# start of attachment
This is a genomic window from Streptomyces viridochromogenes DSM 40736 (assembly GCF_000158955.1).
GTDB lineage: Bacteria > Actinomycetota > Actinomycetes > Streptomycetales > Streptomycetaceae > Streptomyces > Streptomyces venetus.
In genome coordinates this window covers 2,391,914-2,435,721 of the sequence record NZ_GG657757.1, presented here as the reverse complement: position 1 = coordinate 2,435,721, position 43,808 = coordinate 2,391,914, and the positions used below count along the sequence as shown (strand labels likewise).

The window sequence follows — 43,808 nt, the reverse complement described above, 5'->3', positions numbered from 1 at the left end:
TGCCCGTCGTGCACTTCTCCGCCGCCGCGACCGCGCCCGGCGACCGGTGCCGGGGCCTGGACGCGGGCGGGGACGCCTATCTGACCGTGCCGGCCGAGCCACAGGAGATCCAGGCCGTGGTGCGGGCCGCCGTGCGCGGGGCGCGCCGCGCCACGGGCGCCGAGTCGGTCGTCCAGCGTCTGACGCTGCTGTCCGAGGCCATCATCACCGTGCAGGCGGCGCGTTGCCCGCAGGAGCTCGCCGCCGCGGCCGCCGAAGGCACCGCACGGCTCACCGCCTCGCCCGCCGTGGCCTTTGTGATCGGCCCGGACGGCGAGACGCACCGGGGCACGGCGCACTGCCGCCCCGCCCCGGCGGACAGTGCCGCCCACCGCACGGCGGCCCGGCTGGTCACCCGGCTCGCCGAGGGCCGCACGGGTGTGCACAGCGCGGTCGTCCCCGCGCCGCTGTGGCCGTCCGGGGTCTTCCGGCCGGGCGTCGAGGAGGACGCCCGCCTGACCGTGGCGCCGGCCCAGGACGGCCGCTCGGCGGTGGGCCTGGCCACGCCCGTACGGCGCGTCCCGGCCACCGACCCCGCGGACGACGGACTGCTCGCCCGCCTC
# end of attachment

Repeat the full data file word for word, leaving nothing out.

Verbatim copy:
This is a genomic window from Streptomyces viridochromogenes DSM 40736 (assembly GCF_000158955.1).
GTDB lineage: Bacteria > Actinomycetota > Actinomycetes > Streptomycetales > Streptomycetaceae > Streptomyces > Streptomyces venetus.
In genome coordinates this window covers 2,391,914-2,435,721 of the sequence record NZ_GG657757.1, presented here as the reverse complement: position 1 = coordinate 2,435,721, position 43,808 = coordinate 2,391,914, and the positions used below count along the sequence as shown (strand labels likewise).

The window sequence follows — 43,808 nt, the reverse complement described above, 5'->3', positions numbered from 1 at the left end:
TGCCCGTCGTGCACTTCTCCGCCGCCGCGACCGCGCCCGGCGACCGGTGCCGGGGCCTGGACGCGGGCGGGGACGCCTATCTGACCGTGCCGGCCGAGCCACAGGAGATCCAGGCCGTGGTGCGGGCCGCCGTGCGCGGGGCGCGCCGCGCCACGGGCGCCGAGTCGGTCGTCCAGCGTCTGACGCTGCTGTCCGAGGCCATCATCACCGTGCAGGCGGCGCGTTGCCCGCAGGAGCTCGCCGCCGCGGCCGCCGAAGGCACCGCACGGCTCACCGCCTCGCCCGCCGTGGCCTTTGTGATCGGCCCGGACGGCGAGACGCACCGGGGCACGGCGCACTGCCGCCCCGCCCCGGCGGACAGTGCCGCCCACCGCACGGCGGCCCGGCTGGTCACCCGGCTCGCCGAGGGCCGCACGGGTGTGCACAGCGCGGTCGTCCCCGCGCCGCTGTGGCCGTCCGGGGTCTTCCGGCCGGGCGTCGAGGAGGACGCCCGCCTGACCGTGGCGCCGGCCCAGGACGGCCGCTCGGCGGTGGGCCTGGCCACGCCCGTACGGCGCGTCCCGGCCACCGACCCCGCGGACGACGGACTGCTCGCCCGCCTC